Ah, Bill, I am, almost blushing. Thanks so very much the compliment. The excercise really works when done very slowly. Every thought has a muscular position to go with it and in this you take a thought, and study the way it impacts your body. If you do it (the body position) less and more and slowly move between the positions you just might, as I have experienced, find yourself in a place of deep delight, the IS!

        Here is some info on Keleman. He is a hero of mine. He has got to be in his nineties. Maybe I need to make a goal to go see him, he is two hours away….

        http://www.centerpress.com/about.html

        Hope some twosomes try it and report in…that would be lovely.

        Thanks for the encouragement, Bill.

      • It’s all you, kid…

        Bill

      • Nancy Frye Peden

        Want to add that this is all not easy to do and if you hold a position in too much tension you may feel anger arise. If you can stick with it, and let your inner self relax, the anger will go but sometimes it just doesn’t work.

      • All adds allowed…

  • Holy smokes, Bill – this series is AMAZING!! I’ve got to re-read – so much here to digest but wow, talk about happiness, peace and freedom! Thank you!!

    • We’ll thank you, Lisa. And you’re welcome. Please continue to visit and participate…

      Bill

  • bheretoday

    Nailed it! Especially the last part about making a list of others’ personality traits–character defects, if you will. I have learned the hard way (many times) that what I attack in someone else is usually a glaring reflection of a nasty little part of my personality.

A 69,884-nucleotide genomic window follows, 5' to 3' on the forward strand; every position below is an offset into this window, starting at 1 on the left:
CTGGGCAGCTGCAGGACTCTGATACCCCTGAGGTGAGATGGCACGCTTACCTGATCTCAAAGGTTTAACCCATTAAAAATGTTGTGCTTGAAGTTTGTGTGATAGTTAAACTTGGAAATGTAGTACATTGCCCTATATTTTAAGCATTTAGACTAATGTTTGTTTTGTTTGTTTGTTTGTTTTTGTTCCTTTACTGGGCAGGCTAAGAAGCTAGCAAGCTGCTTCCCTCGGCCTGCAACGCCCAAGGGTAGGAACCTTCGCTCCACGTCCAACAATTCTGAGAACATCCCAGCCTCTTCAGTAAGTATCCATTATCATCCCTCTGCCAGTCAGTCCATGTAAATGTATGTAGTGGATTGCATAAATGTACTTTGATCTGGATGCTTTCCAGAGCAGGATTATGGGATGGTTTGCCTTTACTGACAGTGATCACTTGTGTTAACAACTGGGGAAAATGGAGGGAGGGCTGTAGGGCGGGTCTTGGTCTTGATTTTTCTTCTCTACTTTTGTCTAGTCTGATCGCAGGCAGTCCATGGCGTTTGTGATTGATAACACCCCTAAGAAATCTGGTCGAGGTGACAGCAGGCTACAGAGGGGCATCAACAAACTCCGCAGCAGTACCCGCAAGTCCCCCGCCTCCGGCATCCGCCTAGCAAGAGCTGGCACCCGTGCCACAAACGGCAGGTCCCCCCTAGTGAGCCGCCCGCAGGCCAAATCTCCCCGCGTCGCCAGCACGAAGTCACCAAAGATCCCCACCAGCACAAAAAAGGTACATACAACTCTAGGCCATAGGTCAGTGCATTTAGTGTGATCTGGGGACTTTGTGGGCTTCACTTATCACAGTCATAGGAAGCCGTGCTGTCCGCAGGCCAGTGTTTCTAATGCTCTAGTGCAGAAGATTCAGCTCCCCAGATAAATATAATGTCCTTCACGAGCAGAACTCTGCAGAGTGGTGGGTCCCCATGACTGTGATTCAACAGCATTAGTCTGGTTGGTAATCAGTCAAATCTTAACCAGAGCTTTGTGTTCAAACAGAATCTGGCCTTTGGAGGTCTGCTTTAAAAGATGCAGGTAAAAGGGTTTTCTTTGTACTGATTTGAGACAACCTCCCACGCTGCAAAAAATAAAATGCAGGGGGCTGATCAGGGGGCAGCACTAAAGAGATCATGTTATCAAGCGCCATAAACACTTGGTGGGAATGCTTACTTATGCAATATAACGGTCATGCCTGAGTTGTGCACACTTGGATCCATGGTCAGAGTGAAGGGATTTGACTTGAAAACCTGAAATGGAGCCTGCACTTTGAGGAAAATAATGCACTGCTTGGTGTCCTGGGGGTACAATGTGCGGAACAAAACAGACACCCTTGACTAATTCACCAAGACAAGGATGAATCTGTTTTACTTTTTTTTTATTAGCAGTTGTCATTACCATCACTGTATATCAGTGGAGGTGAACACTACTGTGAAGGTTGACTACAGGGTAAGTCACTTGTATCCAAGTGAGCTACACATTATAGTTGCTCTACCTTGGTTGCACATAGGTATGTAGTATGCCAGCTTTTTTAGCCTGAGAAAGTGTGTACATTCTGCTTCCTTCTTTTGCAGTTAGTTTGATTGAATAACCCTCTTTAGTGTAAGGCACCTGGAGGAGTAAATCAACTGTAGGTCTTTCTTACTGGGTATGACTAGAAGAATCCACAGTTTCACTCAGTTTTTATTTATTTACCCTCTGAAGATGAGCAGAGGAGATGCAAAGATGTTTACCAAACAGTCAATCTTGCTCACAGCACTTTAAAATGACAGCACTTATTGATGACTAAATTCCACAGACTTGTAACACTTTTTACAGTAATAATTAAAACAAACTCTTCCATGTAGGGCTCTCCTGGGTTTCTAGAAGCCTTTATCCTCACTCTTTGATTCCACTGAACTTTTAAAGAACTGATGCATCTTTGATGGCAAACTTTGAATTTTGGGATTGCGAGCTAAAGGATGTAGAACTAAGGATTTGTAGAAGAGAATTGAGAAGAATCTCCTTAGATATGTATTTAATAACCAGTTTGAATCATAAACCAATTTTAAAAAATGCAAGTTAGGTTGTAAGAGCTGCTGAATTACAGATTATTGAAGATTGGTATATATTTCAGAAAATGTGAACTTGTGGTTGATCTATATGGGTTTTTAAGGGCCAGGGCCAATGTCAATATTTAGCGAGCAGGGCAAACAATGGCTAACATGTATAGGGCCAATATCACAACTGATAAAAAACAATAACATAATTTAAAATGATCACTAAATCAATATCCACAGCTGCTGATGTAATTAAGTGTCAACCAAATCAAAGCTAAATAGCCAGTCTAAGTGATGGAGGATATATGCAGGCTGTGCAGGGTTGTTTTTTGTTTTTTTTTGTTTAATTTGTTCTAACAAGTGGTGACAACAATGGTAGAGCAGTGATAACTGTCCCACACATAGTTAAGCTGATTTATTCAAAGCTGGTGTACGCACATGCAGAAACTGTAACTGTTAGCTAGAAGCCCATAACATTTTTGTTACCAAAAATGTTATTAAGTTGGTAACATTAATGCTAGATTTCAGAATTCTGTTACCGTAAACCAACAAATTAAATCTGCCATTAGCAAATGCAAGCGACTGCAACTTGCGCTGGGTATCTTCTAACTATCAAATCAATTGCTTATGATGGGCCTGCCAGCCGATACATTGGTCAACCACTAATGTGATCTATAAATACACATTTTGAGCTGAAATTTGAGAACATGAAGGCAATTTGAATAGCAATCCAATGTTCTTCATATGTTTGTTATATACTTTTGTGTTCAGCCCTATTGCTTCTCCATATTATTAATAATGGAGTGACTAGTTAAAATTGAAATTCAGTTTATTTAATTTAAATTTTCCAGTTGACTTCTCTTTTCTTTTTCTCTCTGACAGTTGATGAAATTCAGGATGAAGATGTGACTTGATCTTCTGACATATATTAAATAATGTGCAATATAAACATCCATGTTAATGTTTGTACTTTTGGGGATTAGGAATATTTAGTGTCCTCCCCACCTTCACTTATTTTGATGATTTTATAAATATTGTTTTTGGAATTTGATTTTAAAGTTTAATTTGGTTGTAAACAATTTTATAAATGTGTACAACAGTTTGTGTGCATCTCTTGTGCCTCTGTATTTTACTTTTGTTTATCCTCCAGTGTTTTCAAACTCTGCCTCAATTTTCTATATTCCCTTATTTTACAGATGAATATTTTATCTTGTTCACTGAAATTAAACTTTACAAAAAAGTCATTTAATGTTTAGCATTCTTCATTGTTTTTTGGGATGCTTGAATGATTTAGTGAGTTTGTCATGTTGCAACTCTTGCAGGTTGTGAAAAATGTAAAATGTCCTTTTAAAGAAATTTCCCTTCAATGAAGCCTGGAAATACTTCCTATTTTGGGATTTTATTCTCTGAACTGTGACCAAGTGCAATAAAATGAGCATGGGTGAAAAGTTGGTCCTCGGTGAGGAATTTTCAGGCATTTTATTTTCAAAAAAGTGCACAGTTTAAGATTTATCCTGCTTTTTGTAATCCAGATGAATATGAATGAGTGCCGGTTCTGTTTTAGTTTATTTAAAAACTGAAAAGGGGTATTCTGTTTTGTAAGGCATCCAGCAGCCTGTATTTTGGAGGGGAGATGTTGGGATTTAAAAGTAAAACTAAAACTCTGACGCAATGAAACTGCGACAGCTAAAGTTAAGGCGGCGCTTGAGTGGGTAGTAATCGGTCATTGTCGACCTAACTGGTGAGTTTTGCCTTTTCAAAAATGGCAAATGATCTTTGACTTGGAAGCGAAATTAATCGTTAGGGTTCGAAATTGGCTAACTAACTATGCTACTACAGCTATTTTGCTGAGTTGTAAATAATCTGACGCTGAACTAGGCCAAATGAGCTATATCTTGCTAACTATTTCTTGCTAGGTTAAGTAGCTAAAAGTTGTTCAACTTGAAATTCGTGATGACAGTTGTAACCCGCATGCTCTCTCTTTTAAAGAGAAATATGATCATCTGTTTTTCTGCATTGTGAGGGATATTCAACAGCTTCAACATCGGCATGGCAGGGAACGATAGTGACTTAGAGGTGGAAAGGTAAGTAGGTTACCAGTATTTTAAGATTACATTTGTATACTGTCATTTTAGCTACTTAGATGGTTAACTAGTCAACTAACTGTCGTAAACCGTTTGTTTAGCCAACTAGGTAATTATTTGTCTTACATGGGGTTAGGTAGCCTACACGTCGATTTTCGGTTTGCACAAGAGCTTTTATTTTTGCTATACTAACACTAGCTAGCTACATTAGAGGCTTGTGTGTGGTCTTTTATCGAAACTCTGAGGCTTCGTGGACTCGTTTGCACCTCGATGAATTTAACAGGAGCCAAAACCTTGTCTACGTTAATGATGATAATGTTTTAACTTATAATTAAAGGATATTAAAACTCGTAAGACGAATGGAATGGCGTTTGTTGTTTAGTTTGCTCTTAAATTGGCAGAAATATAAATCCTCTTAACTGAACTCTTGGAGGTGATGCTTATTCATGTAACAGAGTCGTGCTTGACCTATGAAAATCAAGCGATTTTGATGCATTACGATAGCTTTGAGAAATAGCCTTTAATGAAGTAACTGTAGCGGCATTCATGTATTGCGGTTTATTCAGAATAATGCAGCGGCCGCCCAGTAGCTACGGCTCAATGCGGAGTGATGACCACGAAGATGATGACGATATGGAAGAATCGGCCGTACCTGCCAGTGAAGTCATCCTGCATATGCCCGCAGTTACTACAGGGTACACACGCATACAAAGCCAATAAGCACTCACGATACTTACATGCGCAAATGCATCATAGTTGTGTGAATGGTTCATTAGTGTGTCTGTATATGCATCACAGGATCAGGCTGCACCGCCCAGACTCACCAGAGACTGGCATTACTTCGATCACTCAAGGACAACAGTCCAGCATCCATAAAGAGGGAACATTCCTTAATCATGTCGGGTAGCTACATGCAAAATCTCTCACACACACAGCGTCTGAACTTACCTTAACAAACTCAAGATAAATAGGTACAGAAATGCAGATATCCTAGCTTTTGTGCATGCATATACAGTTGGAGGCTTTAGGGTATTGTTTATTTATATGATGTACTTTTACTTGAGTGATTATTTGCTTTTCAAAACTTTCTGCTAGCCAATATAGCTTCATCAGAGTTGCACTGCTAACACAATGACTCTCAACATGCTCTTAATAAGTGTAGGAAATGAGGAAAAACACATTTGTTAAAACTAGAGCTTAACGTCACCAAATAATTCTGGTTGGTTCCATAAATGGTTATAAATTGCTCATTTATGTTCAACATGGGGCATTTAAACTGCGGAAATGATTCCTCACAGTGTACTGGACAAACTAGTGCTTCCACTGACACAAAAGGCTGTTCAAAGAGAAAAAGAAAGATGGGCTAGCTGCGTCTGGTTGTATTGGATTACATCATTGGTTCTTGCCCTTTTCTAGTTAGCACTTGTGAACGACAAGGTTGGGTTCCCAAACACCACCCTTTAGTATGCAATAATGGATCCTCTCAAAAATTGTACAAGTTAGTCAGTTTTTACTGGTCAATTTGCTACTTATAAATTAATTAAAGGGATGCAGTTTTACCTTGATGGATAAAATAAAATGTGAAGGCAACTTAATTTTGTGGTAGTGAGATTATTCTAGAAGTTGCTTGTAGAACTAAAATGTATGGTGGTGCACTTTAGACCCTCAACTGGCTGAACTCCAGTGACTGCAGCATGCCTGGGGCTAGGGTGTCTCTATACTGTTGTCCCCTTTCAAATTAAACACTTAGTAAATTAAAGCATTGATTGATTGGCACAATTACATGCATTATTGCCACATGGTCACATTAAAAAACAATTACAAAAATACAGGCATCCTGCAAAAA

You’ve done a terrific job with this two-part series, Bill. I know it’s helpful and useful to many.

    • Well, aren’t you just the one, Beth?! Thanks for your kind words. Glad you enjoyed the series. Please continue to visit and contribute, k????

      Bill

  • Patricia Miller

    As a person who has always believed she built her personality from the “best of” others along the way in order to create the illusion of being a “real person” as a child, I can completely accept the reality that the personality is HOW we are and is comprised of behaviors and beliefs. That the personality is a construct feels natural to me, and not foreign at all. It makes totally brilliant sense to me as well that some of these components work for us and some work against us. I can only tell you thank you and thank you again for posting this article series because as the locals say, “this dog hunts”. The concept of merging the pieces of positive componentry of the personality with the IS is like a fabulous software upgrade. I am SO ready for Patricia version 5.5! You get the bonus points for this great work, Bill.

    • Well, look who it is! Patricia’s in the house. Glad you cruised on by. Dang, I like it – “this dog hunts.” Feels right to me, as well. Guess I wouldn’t have posted it had it not.

      Hey, I’m sure hopin’ – thinkin’ – you’ll zoom with v 5.5 (wondering how you came up with the #). Makes me feel good to know you found the series meaningful, Patricia. Thank you…

      Bill